A Summer Baby Learns to Deal with Winter…By Buying the Right Clothes, Winter Series 1 of 5
STEAMBOAT SPRINGS, CO- I’ve always been a summer person. Just a year ago, I can distinctly remember telling my cousin during a sweltering, eighty-degree-day in May that I would much rather walk around in shorts and flip flops, sweating my ass off, than be in a place where I needed a coat. Odd statement for someone that was moving to Alaska just a few short weeks later.
I suppose I never really encountered an environment in which I’d enjoy winter. To me, it always meant numb extremities, a biting wind, and a sun that set far too early.
In November I moved to Steamboat Springs to work here for the ski season. I’m a serial hourly weather checker, and I distinctly remember looking at the forecast for Steamboat the day before I left, back in sunny Davis, CA, and almost dropping my phone when I saw that the current temp was 7 degrees. At that moment, I braced myself for an entire new world, knowing that virtually none of the clothes I was bringing with me would make the cut.
It seems antithetical that spending more time in the cold means that I’d like it more…but that’s become the case. You’d be surprised how quickly your body re-calibrates, and what it now can put up with. My job requires me to spend long stints outside in the cold, oftentimes hopelessly soliciting folks for a photograph in what can only be described as blizzard-like conditions. Yet there's really no alternative for me other than to grin and bear it. There is no quitting, or leaving early.
I quickly learned to keep handwarmers and toewarmers in my bag at all times, just in case. I learned that mittens, not gloves, are the key to keeping your hands warm. A good pair of liners doesn’t hurt either. Long underwear is a must: it’s simply not an option to leave the house without them, under virtually any circumstance. Don’t just have one beanie—get three, because you’ll be wearing it every, single, day. A neck warmer isn’t enough; you’ll really need something that goes over your entire head, leaving no part of your body untouched. The difference between spending ten dollars on a base layer and spending a hundred dollars on a base layer is significant; the ten dollar one simply won’t stand up to the cold as well.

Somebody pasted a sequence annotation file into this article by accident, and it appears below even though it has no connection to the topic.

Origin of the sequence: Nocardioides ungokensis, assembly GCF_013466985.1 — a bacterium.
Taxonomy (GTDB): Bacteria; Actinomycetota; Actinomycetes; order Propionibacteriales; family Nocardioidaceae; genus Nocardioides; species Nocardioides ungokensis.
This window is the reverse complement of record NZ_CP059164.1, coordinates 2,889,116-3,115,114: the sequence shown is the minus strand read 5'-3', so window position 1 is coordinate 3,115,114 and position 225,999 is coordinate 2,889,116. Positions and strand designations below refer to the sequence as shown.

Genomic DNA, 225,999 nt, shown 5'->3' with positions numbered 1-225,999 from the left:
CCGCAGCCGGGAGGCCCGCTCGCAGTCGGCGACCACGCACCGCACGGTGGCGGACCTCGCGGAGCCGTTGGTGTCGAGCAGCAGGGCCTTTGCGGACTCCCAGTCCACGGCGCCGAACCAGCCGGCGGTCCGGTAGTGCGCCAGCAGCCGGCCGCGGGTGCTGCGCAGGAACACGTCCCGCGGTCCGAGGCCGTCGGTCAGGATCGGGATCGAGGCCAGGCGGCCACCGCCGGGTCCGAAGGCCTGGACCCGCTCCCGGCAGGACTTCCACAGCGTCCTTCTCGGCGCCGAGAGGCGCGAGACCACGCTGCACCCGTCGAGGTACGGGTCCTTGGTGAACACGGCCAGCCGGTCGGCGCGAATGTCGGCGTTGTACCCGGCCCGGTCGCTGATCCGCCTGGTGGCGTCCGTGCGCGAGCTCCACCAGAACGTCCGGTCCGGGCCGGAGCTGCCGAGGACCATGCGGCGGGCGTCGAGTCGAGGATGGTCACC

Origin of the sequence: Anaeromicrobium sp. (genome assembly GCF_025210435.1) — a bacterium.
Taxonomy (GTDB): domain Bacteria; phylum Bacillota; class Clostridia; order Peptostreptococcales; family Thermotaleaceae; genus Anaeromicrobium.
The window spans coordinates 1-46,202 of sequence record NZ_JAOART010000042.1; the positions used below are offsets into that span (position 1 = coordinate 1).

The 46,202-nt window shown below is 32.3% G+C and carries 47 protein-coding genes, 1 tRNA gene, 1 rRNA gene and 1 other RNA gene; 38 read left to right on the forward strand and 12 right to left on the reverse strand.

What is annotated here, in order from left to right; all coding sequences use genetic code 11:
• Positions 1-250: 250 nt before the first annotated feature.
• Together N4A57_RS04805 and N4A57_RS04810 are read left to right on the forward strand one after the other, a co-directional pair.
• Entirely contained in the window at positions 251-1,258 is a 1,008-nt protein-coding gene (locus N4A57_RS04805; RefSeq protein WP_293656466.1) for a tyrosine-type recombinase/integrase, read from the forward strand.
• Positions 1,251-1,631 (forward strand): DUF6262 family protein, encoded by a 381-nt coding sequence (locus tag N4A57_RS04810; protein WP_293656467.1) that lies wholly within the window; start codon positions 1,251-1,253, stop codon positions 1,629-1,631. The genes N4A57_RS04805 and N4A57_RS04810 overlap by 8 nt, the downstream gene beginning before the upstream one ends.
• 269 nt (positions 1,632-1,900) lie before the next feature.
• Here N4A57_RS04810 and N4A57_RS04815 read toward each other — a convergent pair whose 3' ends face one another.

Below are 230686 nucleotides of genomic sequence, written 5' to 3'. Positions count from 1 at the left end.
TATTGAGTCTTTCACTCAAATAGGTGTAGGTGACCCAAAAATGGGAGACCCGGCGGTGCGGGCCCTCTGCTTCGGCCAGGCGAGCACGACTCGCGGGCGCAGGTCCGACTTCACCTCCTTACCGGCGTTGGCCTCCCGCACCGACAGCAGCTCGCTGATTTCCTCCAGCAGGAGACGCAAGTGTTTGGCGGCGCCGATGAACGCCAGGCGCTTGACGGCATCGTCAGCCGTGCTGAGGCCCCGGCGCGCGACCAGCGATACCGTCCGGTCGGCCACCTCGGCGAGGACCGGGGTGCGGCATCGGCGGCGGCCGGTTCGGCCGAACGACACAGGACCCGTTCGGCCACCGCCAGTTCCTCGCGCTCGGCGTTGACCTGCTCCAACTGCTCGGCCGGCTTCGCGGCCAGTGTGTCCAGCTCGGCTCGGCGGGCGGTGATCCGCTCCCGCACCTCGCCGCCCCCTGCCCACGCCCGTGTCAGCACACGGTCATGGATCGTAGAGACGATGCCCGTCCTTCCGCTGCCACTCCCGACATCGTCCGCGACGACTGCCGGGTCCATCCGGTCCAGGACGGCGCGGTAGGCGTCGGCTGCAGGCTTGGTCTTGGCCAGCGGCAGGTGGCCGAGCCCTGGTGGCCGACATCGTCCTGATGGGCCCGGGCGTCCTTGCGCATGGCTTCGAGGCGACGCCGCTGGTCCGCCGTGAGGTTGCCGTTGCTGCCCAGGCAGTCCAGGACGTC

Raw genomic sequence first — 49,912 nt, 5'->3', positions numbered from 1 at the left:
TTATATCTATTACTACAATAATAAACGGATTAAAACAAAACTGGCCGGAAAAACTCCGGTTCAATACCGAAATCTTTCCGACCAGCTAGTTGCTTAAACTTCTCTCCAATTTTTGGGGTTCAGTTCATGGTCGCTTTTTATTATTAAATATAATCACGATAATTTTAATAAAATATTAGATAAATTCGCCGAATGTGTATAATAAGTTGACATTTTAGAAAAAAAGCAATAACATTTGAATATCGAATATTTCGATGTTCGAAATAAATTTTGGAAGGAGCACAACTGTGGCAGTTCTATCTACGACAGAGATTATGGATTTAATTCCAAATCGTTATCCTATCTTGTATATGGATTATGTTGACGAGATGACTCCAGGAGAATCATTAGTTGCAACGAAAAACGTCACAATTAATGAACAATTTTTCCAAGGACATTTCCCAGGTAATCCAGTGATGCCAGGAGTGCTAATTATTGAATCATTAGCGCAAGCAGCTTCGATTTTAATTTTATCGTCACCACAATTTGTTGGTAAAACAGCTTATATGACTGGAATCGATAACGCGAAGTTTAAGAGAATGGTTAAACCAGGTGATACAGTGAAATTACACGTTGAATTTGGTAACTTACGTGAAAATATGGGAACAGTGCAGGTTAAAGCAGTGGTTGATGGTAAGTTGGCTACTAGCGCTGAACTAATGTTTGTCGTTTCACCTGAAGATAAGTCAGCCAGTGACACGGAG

Copping out on your gear and buying clothing that is not well made is a short-term solution, and one you’ll quickly regret after a few weeks. As someone that often likes to cut corners in an effort to save a little bit of coin, this proved difficult. Fortunately, the older I’ve gotten the more I’ve realized that it really does pay off to spend a good bit of money on gear that is sturdy and will last you for a few seasons. Not only will you have it for next year, you’ll be much happier this year because you’ll be prepared.
Winter can actually be fun. Sure, it’s cold…but once you learn how to properly deal with the cold—namely, buying the proper gear, you’ll be fine. You might even learn to like it.